It also will be visible across Australia and much of Asia. Only Europe, Africa and the eastern tip of Brazil won't get the show.

The moon will appear orange or red, the result of sunlight scattering off Earth's atmosphere. That's why it's called a blood moon.

There'll be two full lunar eclipses again next year.

New studies point out dangers of 'talking' to car

Test Driver
© AP Photo/ via AAA Foundation
This March 6, 2014 image provided by AAA Foundation via shows a driver during the Cognitive Distraction Phase II testing in Salt Lake City.
Just because you can talk to your car doesn't mean you should. Two new studies have found that voice-activated smartphones and dashboard infotainment systems may be making the distracted-driving problem worse instead of better.

The systems let drivers do things like tune the radio, send a text message or make a phone call while keeping their eyes on the road and their hands on the wheel, but many of these systems are so error-prone or complex that they require more concentration from drivers rather than less, according to studies released Tuesday by the AAA Foundation for Traffic Safety and the University of Utah.

One study examined infotainment systems in some of the most common auto brands on the road: Chevrolet, Chrysler, Ford, Hyundai and Mercedes. The second study tested the Apple iPhone's Siri voice system to navigate, send texts, make Facebook and Twitter posts and use the calendar without handling or looking at the phone. Apple and Google are working with automakers to mesh smartphones with infotainment systems so drivers can bring their apps, navigation and music files into their cars.

The voice-activated systems were graded on a distraction scale of 1 to 5, with 1 representing no distraction and 5 comparable to doing complex math problems and word memorization.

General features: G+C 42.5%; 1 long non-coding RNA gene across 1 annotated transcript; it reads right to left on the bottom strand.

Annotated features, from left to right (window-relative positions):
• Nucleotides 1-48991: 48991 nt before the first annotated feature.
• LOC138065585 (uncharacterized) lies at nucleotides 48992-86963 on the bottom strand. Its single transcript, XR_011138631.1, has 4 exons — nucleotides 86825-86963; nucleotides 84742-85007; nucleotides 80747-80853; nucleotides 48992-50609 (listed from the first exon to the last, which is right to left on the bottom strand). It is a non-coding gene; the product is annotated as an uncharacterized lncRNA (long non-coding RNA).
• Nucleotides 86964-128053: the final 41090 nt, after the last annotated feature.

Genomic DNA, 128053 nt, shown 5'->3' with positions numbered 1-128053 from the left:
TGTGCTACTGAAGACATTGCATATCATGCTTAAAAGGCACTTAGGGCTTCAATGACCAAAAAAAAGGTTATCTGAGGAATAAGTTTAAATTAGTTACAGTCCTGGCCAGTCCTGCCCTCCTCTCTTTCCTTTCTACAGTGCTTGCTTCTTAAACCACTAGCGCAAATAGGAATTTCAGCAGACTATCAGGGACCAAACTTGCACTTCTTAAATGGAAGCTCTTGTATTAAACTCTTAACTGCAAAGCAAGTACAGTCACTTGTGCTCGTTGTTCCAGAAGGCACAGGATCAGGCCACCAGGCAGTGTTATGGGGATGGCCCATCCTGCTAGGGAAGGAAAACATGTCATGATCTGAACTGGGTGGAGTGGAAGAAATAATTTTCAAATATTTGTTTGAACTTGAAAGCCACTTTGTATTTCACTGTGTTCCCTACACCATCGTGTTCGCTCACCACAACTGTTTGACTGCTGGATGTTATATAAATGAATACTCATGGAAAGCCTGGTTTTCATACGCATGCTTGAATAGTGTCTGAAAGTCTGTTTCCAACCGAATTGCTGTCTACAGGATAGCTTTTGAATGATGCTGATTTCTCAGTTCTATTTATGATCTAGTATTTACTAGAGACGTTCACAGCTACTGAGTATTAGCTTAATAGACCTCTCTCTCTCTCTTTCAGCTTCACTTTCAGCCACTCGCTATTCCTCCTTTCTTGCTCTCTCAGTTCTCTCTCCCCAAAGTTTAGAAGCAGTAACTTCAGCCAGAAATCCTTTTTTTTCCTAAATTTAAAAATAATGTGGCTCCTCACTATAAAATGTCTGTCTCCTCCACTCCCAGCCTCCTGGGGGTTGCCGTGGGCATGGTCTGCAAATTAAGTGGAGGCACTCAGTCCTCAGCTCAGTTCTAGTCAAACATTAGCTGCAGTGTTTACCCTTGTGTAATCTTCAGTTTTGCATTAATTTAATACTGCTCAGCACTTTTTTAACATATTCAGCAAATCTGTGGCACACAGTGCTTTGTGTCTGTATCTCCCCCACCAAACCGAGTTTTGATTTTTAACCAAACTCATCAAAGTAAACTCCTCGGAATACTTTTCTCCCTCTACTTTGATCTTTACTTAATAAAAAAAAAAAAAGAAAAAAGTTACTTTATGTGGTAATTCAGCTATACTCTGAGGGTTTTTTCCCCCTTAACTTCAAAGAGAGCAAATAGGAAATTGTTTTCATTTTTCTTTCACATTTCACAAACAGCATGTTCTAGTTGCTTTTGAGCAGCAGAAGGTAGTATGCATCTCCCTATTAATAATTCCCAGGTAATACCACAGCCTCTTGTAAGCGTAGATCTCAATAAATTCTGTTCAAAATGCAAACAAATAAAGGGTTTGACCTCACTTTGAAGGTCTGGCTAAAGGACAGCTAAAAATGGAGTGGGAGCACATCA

Definitive data on the global warming climate change scam

Bookmark this.

There is only one piece of US climate data which correlates with CO2 - the amount of data tampering NCDC is applying to US temperature.

  • Top scientist resigns from post - admits Global Warming is a scam

Cloud Grey

Angry, rolling cloud is first new type in 60 years

Undulatus asperatus
© Agathman, via Wikimedia Commons
Undulatus asperatus, photographed in Pocahontas, Mo., in 2008.
Undulatus asperatus isn't some obscure anatomical structure next to your peritoneum, nor is it a minor character from the movie Gladiator.

No, it's actually a type of cloud formation that weather fanciers have proposed for inclusion in the next edition of the World Meteorological Organization's "International Cloud Atlas," the ultimate reference source on the varieties of clouds.

Undulatus asperatus is Latin for "agitated waves," and it basically resembles an enormous, rumpled blanket stretched out across the sky. If accepted into the atlas, it would be the first newly designated cloud formation since 1951. Below is a strikingly beautiful video of an Undulatus asperatus formation, recorded by cloud watcher Alex Schueth over Lincoln, Neb., on July 9.

Viruses convert their DNA into liquid form to facilitate cell infection

Alex Evilevitch

Alex Evilevitch
Viruses can convert their DNA from solid to fluid form, which explains how viruses manage to eject DNA into the cells of their victims. This has been shown in two new studies carried out by Lund University in Sweden.